Rodney Hide

The left cares because it is the best job they are ever going to get

Rodney Hide looks at the election results and surmises that the left cares more than the right about politics.

The New Zealand Labour Party and the centre left once again clean up the local body elections. Two ex-Labour ministers run the two largest cities.

The third largest is headed by Labour’s candidate.

Media guru Bill Ralston explains his defeat by long-time local body politician and out-and-out lefty Mike Lee as centre-right voters not engaging in local body elections.

He’s right. The centre right enjoys the best people, the most money and unassailable argument but is hopeless at politics. That’s because we don’t care for it. We can think of 1001 better things to do with our time and our money.

Centre-right people believe the best thing is being productive with the zenith being running your own business. We look down our nose at politicians.

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Random Impertinent Questions for Phil Goff


While the “independent” candidate for Auckland’s mayoralty is busily having the Labour party deliver his leaflets and campaign with him I thought it might be timely to ask Phil Goff a number of impertinent questions.

When Richard Prebble left the leadership of the Act party in 2004 it seems there was a mad scramble to find a replacement.

A very well connected messenger was dispatched to Wellington to meet with a certain Labour party MP to consider taking over the leadership of the Act party.

So it seems there are some questions that need asking.  Read more »

Hide on the new religion of the state

Rodney Hide discusses how the state is the new religion:

The state has become New Zealand’s de facto religion with its magical powers and beneficence accepted without question. The state can feed the poor, care for little children, make us rich, cool the earth and direct the oceans.

The state’s unlimited power is the subtext in all news reports, our state education system and daily discourse. It is implicit and unquestioned in editorials and opinion pieces. It’s the metaphysic of political debate.

The state does nothing well except take taxes. In all other respects they just hinder progress or prevent it all together.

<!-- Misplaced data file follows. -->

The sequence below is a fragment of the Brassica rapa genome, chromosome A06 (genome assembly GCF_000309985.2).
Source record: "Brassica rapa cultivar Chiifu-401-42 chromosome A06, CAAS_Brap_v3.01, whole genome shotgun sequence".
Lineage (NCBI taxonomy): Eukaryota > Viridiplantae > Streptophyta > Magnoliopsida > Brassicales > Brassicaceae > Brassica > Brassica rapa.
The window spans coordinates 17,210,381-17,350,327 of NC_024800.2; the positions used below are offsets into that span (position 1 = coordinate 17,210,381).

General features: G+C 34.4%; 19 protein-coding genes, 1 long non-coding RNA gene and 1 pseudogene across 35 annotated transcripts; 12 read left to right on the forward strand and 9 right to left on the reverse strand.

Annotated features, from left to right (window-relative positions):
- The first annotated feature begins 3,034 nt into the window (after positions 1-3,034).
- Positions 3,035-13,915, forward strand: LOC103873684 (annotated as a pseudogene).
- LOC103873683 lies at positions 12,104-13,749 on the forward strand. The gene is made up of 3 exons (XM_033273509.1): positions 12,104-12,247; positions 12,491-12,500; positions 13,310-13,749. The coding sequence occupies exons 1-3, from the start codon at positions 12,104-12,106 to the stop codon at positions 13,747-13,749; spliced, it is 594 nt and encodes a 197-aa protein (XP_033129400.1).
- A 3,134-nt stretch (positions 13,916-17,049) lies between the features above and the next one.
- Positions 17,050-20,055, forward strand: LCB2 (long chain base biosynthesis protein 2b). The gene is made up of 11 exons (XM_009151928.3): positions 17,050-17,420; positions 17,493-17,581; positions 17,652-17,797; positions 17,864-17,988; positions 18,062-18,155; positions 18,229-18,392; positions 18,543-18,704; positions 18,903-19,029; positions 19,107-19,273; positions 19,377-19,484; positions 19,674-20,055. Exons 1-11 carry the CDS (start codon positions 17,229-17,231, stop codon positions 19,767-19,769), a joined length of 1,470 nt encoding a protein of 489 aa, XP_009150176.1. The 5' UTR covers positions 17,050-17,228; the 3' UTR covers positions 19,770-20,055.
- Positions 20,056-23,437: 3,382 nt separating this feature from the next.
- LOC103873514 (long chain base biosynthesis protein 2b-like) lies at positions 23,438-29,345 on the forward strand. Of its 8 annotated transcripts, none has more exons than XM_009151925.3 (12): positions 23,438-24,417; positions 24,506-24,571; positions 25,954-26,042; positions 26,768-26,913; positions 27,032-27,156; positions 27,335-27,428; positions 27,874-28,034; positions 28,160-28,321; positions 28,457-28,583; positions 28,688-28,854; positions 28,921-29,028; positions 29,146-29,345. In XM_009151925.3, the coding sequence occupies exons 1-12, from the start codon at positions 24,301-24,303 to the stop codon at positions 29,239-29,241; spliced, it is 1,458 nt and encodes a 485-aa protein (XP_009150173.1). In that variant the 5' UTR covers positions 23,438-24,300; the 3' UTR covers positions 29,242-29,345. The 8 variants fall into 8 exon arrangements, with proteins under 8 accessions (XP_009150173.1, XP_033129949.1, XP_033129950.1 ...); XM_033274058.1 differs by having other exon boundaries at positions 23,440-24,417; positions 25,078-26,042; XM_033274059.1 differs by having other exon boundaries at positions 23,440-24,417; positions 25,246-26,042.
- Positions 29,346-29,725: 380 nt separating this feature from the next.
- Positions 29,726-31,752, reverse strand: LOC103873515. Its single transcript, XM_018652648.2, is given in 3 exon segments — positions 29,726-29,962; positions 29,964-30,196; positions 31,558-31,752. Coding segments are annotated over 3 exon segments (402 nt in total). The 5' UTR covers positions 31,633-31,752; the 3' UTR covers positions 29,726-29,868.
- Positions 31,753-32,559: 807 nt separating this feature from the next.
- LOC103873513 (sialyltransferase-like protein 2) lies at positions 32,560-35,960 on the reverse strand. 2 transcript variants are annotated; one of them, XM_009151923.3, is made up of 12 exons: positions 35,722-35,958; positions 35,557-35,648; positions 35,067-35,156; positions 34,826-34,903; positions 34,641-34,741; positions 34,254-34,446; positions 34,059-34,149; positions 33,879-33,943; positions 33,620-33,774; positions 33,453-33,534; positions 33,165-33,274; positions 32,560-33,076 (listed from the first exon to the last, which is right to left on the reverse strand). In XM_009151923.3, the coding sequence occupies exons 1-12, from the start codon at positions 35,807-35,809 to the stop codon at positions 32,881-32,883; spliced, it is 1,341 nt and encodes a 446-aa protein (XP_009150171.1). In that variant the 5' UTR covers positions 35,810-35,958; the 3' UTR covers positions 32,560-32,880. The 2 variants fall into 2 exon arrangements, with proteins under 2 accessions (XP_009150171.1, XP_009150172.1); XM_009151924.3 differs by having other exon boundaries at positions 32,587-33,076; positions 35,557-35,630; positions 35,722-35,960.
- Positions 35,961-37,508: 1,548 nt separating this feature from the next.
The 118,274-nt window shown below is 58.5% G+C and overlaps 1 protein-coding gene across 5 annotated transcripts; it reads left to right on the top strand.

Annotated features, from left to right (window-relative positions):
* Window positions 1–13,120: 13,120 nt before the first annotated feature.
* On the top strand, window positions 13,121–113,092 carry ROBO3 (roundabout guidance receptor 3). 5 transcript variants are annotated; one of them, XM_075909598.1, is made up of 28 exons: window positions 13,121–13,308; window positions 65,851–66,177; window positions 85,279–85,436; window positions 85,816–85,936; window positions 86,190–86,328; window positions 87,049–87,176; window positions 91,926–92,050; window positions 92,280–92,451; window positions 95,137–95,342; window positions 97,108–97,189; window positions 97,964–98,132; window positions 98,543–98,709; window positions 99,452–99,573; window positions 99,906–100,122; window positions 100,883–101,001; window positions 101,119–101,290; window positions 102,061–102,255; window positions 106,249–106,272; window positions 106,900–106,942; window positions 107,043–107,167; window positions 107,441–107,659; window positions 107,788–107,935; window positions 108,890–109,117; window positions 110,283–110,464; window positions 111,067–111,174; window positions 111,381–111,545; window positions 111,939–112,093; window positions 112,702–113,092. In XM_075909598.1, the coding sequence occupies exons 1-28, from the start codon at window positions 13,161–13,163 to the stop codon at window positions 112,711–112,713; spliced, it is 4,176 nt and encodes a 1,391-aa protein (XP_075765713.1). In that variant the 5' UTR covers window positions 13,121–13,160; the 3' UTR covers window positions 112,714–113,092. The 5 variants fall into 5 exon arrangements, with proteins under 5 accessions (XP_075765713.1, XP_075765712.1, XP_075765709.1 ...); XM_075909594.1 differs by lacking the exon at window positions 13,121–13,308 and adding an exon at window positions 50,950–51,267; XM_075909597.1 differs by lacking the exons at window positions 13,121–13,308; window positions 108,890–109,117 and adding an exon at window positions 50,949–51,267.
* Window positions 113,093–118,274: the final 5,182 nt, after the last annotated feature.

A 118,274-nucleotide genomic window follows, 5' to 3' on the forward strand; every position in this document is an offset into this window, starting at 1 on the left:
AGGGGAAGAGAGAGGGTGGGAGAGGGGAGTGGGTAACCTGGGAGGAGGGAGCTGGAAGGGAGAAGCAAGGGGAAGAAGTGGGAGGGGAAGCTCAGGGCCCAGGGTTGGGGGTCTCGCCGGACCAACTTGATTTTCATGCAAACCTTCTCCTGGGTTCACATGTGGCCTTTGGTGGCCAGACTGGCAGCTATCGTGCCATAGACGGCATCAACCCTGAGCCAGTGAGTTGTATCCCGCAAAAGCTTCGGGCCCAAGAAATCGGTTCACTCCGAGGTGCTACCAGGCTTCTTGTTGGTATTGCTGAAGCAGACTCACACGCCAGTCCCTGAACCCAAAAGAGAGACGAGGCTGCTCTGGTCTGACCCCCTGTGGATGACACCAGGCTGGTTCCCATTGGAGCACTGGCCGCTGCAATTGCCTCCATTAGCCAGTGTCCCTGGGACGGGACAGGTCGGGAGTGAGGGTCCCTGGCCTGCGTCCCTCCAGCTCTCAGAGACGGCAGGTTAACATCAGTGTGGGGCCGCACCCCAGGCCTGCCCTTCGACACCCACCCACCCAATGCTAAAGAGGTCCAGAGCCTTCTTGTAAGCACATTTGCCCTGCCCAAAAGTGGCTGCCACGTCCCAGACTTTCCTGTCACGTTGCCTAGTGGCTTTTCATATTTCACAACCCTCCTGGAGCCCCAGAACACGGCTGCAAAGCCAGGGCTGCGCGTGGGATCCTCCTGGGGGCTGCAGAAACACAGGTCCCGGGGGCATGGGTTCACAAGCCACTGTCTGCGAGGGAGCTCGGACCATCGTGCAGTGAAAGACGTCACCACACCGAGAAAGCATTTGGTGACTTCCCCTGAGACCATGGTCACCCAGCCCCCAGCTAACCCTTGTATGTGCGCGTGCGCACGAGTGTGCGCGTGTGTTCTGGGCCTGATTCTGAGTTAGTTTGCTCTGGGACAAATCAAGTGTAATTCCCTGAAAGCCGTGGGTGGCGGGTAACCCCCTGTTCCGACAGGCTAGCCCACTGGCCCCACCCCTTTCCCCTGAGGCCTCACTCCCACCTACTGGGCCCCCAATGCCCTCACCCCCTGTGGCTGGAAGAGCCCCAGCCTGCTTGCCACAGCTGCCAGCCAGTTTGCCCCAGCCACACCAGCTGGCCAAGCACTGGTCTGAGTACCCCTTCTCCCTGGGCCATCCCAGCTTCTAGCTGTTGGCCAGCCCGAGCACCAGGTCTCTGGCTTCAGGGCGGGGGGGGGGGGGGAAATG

The cleaner at my local mall thinks voting John Minto for mayor will boost his wages and make the rivers swimmable. “It needs a shake up,” he tells me. “The ones there don’t care.”

They clearly don’t. They have the state’s awesome power yet don’t use it to any good purpose. But for self-serving politicians and incompetent bureaucrats we would have heaven on earth.

The disillusionment is understandable. We keep voting but our problems don’t go away. We pray every morning and every night and attend church every Sunday but still poor children suffer terribly and die horrible deaths. It shakes belief.

But instead of becoming atheistic or even agnostic, voters shift their faith to the wild outsiders, the true charlatans.

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Rodney Hide on who is reponsible for the so-called homeless

Rodney Hide’s column in NBR is on the so-called homeless and the dodgy and wonky statistics used to support claims of increasing homelessness in New Zealand.

New Zealand has a problem but it isn’t homelessness.

It began with Labour calling on TV to highlight the plight of the homeless and producing a total dud.

Labour promised the cameras 17 poor people, with some living in a tent on a front lawn. Instead, an industrious homeowner was busy renovating and using the tent for furniture and materials. His only upset was the journos arriving to film, gawk and gasp at his promised plight.

Labour have been collecting hard luck stories to pimp to the media and that was one they never did the research on. They are doing the same thing with Police.

Next was the shock-horror headline of one-in-a-hundred homeless Kiwis. This was a University of Otago study produced by running the census data through an algorithm. The results don’t pass the “let’s-think-about-this-for-a-minute” test. One percent of Kiwis homeless. Really?

Turns out the five of us spent 2014 homeless and didn’t even know. That year we were “LAMAH” – meaning we were suffering a “Lack of Access to Minimally Adequate Housing.”

We were in very temporary accommodation (tick), our usual address (tick), our income was below the Jensen Equivalised Annual (gross) Family income (tick), we were severely overcrowded, suffering first a two-bedroom, then a three-bedroom deficit once wee boy was born (tick, tick).    Read more »

Rodney on the Panama Papers…again

Rodney Hide uses his HoS column to deride the left for leaping on the Panama Papers bandwagon.

The Panama Papers big reveal proved better in prospect than reality.

We had the promise of New Zealand as a tax haven, squillionaires hiding their ill-gotten gains, Prime Minister John Key shown to be dodgy, and the rich getting richer through wholesale tax avoidance.

The expectation was political carnage.

Labour Leader Andrew Little looked strong: he promised to ban foreign trusts, overturning law from Roman times.

Sure, it was Nicky Hager who has history of getting to 7 by adding 2 plus 2. But this appeared different. Hager was working with a team of top Television New Zealand and Radio New Zealand journalists .

Maybe, just maybe, they had something.

And then the Big Reveal. The names making the headlines were Alan Hubbard, as a shareholder of some or other company; a Tauranga-based Elvis impersonator, who had his address listed for a Mr Basil Al Jarah registering a company in the British Virgin Islands, and Greenpeace, but it seems Greenpeace was on another leaked database, and that it wasn’t really them.